Place:Winterborne-Whitechurch, Dorset, England

Alt namesWintrebornesource: Domesday Book (1985) p 96
Winterborne-Whitchurchsource: Wikipedia
TypeVillage, Parish
Coordinates50.8°N 2.233°W
Located inDorset, England
See alsoBlandford Registration District, Dorset, Englandregistration district of which it was part
Blandford Rural, Dorset, Englandrural district in which it was located 1894-1974
source: Getty Thesaurus of Geographic Names
the following text is based on an article in Wikipedia

Winterborne-Whitechurch, also Winterborne Whitchurch, is a village in central Dorset, England, situated in a winterbourne valley on the A354 road on the Dorset Downs 5 miles (8.0 km) south-west of Blandford Forum. The village had a population of 694 in 2001 according to the UK census.

end of Wikipedia contribution

As is noted in the following extract, Winterborne-Whitchurch was the birthplace of John and Charles Wesley, the founders of the Methodist denomination.

A Vision of Britain through Time provides the following description of Winterborne-Whitechurch from John Marius Wilson's Imperial Gazetteer of England and Wales of 1870-72:

"WINTERBORNE-WHITCHURCH, a parish, with W.-Whatcombe hamlet and Law-Lee tything, in Blandford district, Dorset; 5 miles WSW of Spetisbury [railway] station, and 5¼ SW of Blandford. Post town, Blandford. Acres: 2,841. Real property: £3,781. Population: 554. Houses: 103. The property is chiefly divided between two. The living is a vicarage in the diocese of Salisbury. Value: £97. Patron, the Bishop of [Salisbury]. The church is good; and there are a Wesleyan chapel and a national school. Samuel Wesley was vicar, but eventually ejected for non-conformity; and his sons, John and Charles, the founders of Methodism, were born here during his incumbency."

A sketchmap of the rural district can be viewed at Blandford Rural District.

Dorset Research Tips

One of the many maps available on the website A Vision of Britain through Time is one from the Ordnance Survey Series of 1900 illustrating the parish boundaries of Dorset at the turn of the 20th century. This map blows up to show all the parishes and many of the small villages and hamlets. The internal boundaries on this map are the rural districts which are indicated in the "See Also" box for the place concerned (unless it is an urban parish).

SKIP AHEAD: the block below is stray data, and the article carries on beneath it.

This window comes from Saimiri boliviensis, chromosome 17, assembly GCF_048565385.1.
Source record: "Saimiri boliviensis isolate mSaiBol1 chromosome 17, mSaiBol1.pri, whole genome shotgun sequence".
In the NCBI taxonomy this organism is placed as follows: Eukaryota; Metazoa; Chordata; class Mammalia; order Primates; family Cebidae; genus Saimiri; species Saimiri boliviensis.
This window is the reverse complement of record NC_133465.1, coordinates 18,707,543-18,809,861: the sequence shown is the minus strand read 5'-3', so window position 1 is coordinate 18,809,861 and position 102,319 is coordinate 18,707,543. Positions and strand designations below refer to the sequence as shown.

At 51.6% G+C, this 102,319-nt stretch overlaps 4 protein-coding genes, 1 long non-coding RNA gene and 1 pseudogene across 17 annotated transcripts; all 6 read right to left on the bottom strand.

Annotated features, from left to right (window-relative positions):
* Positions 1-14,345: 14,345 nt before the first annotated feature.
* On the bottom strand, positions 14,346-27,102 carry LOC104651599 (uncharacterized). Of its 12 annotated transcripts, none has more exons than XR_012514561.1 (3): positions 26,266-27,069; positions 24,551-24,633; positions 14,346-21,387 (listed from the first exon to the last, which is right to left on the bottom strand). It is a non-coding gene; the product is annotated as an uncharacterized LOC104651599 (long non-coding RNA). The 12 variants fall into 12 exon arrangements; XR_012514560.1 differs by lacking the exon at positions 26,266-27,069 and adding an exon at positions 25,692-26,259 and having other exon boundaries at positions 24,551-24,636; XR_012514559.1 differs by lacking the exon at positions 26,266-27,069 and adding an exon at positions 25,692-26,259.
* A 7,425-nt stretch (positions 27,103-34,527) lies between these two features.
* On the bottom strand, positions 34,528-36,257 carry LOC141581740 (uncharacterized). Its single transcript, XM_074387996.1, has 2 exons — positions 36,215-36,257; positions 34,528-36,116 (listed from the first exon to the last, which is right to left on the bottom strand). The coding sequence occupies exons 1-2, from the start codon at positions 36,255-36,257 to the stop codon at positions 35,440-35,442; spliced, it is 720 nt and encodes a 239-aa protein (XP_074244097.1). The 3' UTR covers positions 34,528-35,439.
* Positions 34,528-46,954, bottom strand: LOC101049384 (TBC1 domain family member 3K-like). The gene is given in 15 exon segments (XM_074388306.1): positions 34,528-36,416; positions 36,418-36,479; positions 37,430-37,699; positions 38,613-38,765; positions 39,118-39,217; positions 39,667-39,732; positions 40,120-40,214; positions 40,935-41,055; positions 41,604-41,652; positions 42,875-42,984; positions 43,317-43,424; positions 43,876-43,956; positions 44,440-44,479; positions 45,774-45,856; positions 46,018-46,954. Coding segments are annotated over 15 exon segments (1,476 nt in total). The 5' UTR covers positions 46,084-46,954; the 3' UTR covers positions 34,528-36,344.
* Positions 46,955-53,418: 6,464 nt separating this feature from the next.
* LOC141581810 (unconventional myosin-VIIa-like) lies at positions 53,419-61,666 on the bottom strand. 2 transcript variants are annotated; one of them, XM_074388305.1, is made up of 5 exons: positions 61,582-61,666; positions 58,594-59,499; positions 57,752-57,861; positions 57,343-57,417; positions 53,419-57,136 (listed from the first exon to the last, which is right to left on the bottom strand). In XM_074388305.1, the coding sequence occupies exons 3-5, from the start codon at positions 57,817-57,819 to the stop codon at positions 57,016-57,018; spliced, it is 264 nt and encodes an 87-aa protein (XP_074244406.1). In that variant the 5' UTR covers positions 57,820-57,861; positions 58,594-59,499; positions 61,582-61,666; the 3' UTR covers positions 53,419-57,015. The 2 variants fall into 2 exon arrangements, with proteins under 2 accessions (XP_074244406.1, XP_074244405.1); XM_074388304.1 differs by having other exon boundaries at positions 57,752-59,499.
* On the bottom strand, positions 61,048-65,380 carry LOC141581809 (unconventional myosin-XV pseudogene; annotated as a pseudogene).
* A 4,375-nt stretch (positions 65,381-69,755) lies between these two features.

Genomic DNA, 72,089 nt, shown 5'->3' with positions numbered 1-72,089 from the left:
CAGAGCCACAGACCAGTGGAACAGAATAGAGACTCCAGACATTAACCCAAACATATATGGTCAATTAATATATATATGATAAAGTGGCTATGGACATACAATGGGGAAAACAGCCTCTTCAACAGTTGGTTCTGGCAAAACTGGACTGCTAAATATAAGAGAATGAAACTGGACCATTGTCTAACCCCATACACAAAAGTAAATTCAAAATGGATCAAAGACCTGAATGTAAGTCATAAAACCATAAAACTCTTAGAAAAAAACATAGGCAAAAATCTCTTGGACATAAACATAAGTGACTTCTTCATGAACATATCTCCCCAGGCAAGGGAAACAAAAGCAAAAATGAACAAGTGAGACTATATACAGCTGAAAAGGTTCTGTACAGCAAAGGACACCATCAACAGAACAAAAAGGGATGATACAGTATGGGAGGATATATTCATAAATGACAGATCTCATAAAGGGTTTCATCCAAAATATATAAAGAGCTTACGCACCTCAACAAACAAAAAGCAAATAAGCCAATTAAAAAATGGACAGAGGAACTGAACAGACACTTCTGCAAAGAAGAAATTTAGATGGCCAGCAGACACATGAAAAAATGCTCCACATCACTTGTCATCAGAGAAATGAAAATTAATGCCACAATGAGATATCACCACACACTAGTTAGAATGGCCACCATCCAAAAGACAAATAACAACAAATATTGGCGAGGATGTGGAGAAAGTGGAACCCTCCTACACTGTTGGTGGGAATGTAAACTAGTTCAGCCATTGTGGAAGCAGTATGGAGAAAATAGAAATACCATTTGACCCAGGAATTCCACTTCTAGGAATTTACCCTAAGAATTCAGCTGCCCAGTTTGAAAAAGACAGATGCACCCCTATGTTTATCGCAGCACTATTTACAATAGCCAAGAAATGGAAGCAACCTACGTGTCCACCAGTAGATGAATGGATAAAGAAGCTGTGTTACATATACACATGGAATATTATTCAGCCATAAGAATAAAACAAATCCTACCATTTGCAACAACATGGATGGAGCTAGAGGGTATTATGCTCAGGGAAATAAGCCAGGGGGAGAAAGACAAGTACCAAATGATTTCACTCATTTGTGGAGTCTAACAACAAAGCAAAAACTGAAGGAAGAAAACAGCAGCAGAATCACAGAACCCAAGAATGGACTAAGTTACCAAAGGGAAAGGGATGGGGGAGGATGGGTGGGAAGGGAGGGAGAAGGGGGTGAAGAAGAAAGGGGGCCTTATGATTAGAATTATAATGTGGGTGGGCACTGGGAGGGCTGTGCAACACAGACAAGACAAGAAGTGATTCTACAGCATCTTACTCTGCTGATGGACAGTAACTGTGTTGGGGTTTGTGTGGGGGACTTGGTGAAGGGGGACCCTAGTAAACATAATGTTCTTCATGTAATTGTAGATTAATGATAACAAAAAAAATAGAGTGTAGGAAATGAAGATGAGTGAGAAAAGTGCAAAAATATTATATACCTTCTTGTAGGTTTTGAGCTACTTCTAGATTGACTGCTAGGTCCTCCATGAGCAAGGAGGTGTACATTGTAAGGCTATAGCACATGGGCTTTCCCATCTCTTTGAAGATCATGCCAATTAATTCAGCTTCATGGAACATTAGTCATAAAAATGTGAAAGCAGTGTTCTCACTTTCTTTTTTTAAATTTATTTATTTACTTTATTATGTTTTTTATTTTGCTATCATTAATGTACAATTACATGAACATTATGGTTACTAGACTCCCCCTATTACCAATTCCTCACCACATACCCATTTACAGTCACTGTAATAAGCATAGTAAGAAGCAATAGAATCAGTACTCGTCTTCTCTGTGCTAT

The following websites have pages explaining their provisions in WeRelate's Repository Section. Some provide free online databases. Some are linked to Ancestry.

  • GENUKI makes a great many suggestions as to other websites with worthwhile information about Dorset, but it has left the 19th century descriptions of each of the ecclesiastical parishes to UK Genealogy Archives.
  • FamilySearch Wiki provides a similar information service to GENUKI which may be more up-to-date, but UK Genealogy Archives may prove more helpful.
  • A Vision of Britain through Time has
  1. organization charts of the hierarchies of parishes within hundreds, registration districts and rural and urban districts up to 1974
  2. excerpts from gazetteers of the late 19th century outlining individual towns and parishes
  3. reviews of population through the time period 1800-1960
  • More local sources can often be found by referring to "What Links Here" in the column on the left.

This page uses content from the English Wikipedia. The original content was at Winterborne Whitechurch. The list of authors can be seen in the page history. As with WeRelate, the content of Wikipedia is available under the Creative Commons Attribution/Share-Alike License.